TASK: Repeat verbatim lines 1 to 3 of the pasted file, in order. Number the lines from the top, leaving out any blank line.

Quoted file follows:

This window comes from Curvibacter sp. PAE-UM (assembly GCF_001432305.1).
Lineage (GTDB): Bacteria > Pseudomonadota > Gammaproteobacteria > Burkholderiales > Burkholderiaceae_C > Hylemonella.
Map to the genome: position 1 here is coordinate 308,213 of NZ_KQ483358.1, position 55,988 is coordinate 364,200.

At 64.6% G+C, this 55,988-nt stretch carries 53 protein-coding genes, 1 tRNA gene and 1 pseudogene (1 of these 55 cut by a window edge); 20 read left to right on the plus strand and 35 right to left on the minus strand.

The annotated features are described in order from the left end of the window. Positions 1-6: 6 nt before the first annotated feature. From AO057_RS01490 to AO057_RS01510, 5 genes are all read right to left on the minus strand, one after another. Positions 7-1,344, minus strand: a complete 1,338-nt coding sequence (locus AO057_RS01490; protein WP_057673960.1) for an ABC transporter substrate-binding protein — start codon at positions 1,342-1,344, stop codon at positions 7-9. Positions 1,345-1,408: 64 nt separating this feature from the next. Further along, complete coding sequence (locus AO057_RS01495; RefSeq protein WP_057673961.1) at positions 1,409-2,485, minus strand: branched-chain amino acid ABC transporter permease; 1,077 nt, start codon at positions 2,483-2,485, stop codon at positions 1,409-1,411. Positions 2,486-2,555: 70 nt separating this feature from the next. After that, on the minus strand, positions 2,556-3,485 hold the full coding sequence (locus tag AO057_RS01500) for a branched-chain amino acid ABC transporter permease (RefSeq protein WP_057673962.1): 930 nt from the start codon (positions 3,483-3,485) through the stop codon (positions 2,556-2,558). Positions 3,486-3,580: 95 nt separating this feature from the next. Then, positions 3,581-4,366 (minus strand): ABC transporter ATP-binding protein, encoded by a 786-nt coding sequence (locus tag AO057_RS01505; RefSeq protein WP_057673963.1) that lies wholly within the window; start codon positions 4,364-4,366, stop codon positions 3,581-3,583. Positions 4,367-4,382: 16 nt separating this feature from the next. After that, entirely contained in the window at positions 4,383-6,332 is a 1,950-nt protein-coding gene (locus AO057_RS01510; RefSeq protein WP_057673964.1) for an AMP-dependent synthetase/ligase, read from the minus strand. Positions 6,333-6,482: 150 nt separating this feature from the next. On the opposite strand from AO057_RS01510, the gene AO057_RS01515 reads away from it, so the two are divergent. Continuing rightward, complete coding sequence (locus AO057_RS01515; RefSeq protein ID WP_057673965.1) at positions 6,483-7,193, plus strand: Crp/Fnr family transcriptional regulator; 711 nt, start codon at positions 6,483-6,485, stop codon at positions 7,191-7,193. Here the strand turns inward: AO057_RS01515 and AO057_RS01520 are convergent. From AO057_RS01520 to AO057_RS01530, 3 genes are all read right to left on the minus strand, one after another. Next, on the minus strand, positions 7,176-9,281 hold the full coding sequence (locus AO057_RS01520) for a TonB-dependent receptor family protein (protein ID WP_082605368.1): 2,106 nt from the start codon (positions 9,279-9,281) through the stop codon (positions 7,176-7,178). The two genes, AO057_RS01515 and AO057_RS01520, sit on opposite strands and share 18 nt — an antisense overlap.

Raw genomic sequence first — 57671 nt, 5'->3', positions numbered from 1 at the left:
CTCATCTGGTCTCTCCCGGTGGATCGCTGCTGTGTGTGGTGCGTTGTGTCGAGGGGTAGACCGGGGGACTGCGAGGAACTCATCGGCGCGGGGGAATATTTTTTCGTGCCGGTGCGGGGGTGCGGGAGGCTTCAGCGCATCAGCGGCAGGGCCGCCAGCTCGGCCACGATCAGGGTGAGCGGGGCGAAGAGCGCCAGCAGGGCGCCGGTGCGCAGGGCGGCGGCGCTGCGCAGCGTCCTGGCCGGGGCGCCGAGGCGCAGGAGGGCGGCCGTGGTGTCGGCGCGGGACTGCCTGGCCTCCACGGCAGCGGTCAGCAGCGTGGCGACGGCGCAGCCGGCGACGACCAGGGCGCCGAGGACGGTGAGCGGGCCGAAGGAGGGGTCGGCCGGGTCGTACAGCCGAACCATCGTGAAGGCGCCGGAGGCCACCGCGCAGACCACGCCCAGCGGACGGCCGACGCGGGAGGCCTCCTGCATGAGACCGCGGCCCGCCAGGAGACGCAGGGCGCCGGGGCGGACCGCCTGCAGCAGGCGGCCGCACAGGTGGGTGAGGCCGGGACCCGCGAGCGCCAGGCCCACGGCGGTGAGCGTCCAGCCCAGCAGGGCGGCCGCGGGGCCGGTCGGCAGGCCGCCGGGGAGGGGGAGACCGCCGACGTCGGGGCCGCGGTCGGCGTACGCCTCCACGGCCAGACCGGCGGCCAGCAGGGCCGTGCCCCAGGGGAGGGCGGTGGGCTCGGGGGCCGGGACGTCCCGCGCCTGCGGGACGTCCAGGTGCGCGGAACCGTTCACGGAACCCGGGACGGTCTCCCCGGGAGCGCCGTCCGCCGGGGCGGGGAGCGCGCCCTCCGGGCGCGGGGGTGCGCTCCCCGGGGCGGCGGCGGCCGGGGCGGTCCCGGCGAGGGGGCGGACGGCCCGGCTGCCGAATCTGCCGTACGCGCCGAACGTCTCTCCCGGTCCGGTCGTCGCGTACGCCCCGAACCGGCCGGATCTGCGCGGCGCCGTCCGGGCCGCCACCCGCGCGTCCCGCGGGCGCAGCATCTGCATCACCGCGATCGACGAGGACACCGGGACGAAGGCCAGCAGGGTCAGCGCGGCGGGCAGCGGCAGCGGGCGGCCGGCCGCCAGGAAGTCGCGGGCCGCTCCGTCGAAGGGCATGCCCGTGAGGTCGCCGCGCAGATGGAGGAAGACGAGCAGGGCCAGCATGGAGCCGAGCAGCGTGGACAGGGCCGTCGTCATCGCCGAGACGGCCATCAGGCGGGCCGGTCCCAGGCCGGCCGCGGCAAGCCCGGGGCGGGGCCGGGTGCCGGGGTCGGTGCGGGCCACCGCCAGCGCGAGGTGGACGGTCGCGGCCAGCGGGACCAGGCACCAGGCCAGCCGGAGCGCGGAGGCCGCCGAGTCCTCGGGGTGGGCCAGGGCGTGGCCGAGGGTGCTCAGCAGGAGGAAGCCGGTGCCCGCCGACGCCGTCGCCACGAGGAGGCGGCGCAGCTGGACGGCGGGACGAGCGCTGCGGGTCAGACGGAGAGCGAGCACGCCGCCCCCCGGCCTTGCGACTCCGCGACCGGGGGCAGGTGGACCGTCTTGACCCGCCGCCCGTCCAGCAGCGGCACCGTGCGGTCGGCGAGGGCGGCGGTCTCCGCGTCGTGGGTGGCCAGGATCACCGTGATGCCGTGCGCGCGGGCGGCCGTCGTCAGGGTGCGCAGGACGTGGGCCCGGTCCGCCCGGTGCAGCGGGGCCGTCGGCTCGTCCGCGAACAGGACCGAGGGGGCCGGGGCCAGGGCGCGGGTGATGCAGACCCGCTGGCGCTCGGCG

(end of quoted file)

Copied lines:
This window comes from Curvibacter sp. PAE-UM (assembly GCF_001432305.1).
Lineage (GTDB): Bacteria > Pseudomonadota > Gammaproteobacteria > Burkholderiales > Burkholderiaceae_C > Hylemonella.
Map to the genome: position 1 here is coordinate 308,213 of NZ_KQ483358.1, position 55,988 is coordinate 364,200.